• Society of American Foresters (SAF) SAF sets the standard in forest management, bringing science, best practice, and the best people together to actively shape the future of the profession. SAF represents forestry professionals and provides leadership to ensure that all members of the profession achieve excellence in sustainable forestry and natural resource management. The mission of the SAF is to advance sustainable management of forest resources through science, education, and technology; to enhance the competency of its members; to establish professional excellence; and to use our knowledge, skills, and conservation ethic to ensure the continued health, integrity, and use of forests to benefit society in perpetuity.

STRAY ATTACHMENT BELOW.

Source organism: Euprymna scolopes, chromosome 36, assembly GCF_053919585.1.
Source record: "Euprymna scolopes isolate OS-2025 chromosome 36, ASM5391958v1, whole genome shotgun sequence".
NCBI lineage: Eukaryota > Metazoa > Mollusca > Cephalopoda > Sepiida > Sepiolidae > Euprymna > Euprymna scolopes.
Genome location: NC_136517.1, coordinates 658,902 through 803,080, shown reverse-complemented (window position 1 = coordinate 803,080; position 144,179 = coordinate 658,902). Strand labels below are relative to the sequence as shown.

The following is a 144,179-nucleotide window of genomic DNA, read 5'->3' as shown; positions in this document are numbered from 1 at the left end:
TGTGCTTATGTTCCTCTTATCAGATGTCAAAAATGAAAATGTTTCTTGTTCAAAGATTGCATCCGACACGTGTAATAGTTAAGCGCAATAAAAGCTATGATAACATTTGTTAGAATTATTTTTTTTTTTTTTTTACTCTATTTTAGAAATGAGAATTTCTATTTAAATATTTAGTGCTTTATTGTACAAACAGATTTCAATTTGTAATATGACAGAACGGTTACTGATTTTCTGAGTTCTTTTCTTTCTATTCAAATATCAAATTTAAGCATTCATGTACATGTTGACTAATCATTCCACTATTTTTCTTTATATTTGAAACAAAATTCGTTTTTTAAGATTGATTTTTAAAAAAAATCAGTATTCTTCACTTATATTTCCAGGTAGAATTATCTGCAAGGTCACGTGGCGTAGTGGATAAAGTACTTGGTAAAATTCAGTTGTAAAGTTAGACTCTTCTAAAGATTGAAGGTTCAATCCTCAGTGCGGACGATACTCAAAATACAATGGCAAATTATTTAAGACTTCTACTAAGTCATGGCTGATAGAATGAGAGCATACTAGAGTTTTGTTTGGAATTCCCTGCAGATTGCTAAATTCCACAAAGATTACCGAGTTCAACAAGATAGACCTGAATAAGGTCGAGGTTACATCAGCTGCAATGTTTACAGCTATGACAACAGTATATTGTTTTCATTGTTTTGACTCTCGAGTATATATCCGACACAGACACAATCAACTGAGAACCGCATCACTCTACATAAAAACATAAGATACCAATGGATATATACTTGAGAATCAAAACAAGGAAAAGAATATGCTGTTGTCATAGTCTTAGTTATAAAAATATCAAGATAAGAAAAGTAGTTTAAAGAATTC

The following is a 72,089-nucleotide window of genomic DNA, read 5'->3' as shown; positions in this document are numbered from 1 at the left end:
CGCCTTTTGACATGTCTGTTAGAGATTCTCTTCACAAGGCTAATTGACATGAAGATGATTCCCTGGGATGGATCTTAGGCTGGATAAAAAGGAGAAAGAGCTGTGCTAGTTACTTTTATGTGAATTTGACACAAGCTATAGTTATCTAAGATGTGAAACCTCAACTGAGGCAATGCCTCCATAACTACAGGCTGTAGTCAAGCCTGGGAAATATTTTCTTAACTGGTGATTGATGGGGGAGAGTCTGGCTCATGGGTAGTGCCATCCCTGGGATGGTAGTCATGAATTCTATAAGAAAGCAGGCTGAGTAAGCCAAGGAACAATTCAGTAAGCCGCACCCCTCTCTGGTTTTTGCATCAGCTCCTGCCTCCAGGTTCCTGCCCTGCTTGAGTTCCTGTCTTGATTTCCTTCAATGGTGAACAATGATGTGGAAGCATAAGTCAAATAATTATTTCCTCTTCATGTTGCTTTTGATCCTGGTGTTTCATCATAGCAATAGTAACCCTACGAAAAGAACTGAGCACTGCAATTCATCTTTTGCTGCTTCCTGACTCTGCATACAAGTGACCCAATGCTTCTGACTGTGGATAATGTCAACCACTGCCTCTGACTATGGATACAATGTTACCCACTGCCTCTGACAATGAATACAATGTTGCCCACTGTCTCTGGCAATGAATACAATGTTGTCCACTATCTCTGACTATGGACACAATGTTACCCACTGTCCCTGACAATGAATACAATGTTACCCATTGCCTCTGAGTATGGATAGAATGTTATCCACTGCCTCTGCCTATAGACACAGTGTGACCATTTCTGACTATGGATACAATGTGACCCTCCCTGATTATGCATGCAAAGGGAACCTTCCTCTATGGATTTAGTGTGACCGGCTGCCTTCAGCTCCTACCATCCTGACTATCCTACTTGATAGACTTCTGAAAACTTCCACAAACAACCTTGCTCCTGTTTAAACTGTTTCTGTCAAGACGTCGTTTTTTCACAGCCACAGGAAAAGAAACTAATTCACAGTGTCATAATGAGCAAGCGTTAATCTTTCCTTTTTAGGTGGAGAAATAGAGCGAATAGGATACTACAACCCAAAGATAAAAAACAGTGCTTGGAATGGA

• The Marine Biological Association (MBA) MBA is one of the world’s longest-running societies dedicated to promoting research into our oceans and the life they support. Since 1884, MBA have been providing a unified, clear, independent voice on behalf of the marine biological community. The objects of the Association are: to promote the investigation, and to disseminate knowledge, of the seas and marine life, including the use of marine and other organisms for basic biosciences for the benefit of the public (where biosciences means marine biology in its widest sense).

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Biology (Posted 05/26/18)